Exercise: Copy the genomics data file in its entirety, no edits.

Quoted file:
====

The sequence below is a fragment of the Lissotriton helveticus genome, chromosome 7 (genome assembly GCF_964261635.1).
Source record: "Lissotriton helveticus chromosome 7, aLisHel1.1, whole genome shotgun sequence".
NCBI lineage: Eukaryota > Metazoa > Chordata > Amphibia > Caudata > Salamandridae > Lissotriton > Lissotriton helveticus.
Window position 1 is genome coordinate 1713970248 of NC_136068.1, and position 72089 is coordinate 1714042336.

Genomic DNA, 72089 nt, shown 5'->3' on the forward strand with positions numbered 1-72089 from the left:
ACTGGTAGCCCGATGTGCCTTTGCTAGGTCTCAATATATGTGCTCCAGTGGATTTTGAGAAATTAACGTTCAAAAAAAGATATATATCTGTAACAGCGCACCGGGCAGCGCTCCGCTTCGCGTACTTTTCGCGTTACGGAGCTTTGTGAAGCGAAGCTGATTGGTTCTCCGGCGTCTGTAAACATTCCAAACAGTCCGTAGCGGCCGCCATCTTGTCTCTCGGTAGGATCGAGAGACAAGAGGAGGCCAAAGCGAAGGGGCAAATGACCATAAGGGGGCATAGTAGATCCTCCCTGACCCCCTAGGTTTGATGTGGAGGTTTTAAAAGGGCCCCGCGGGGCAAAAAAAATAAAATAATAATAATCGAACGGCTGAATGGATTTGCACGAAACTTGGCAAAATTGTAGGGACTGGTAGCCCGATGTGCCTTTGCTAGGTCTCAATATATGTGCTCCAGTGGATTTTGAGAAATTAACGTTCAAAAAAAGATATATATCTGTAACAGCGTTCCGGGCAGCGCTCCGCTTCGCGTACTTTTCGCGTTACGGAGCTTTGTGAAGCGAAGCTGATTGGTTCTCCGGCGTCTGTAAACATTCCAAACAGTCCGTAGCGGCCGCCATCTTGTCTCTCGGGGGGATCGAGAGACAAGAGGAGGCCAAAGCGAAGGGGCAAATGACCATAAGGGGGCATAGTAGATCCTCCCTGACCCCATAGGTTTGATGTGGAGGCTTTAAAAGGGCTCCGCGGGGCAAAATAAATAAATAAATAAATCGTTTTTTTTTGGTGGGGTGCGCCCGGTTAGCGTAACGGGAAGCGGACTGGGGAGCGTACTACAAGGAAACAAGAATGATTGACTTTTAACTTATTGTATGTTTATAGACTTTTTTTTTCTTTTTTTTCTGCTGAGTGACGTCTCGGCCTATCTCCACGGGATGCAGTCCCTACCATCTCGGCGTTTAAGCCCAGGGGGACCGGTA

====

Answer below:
The sequence below is a fragment of the Lissotriton helveticus genome, chromosome 7 (genome assembly GCF_964261635.1).
Source record: "Lissotriton helveticus chromosome 7, aLisHel1.1, whole genome shotgun sequence".
NCBI lineage: Eukaryota > Metazoa > Chordata > Amphibia > Caudata > Salamandridae > Lissotriton > Lissotriton helveticus.
Window position 1 is genome coordinate 1713970248 of NC_136068.1, and position 72089 is coordinate 1714042336.

Genomic DNA, 72089 nt, shown 5'->3' on the forward strand with positions numbered 1-72089 from the left:
ACTGGTAGCCCGATGTGCCTTTGCTAGGTCTCAATATATGTGCTCCAGTGGATTTTGAGAAATTAACGTTCAAAAAAAGATATATATCTGTAACAGCGCACCGGGCAGCGCTCCGCTTCGCGTACTTTTCGCGTTACGGAGCTTTGTGAAGCGAAGCTGATTGGTTCTCCGGCGTCTGTAAACATTCCAAACAGTCCGTAGCGGCCGCCATCTTGTCTCTCGGTAGGATCGAGAGACAAGAGGAGGCCAAAGCGAAGGGGCAAATGACCATAAGGGGGCATAGTAGATCCTCCCTGACCCCCTAGGTTTGATGTGGAGGTTTTAAAAGGGCCCCGCGGGGCAAAAAAAATAAAATAATAATAATCGAACGGCTGAATGGATTTGCACGAAACTTGGCAAAATTGTAGGGACTGGTAGCCCGATGTGCCTTTGCTAGGTCTCAATATATGTGCTCCAGTGGATTTTGAGAAATTAACGTTCAAAAAAAGATATATATCTGTAACAGCGTTCCGGGCAGCGCTCCGCTTCGCGTACTTTTCGCGTTACGGAGCTTTGTGAAGCGAAGCTGATTGGTTCTCCGGCGTCTGTAAACATTCCAAACAGTCCGTAGCGGCCGCCATCTTGTCTCTCGGGGGGATCGAGAGACAAGAGGAGGCCAAAGCGAAGGGGCAAATGACCATAAGGGGGCATAGTAGATCCTCCCTGACCCCATAGGTTTGATGTGGAGGCTTTAAAAGGGCTCCGCGGGGCAAAATAAATAAATAAATAAATCGTTTTTTTTTGGTGGGGTGCGCCCGGTTAGCGTAACGGGAAGCGGACTGGGGAGCGTACTACAAGGAAACAAGAATGATTGACTTTTAACTTATTGTATGTTTATAGACTTTTTTTTTCTTTTTTTTCTGCTGAGTGACGTCTCGGCCTATCTCCACGGGATGCAGTCCCTACCATCTCGGCGTTTAAGCCCAGGGGGACCGGTA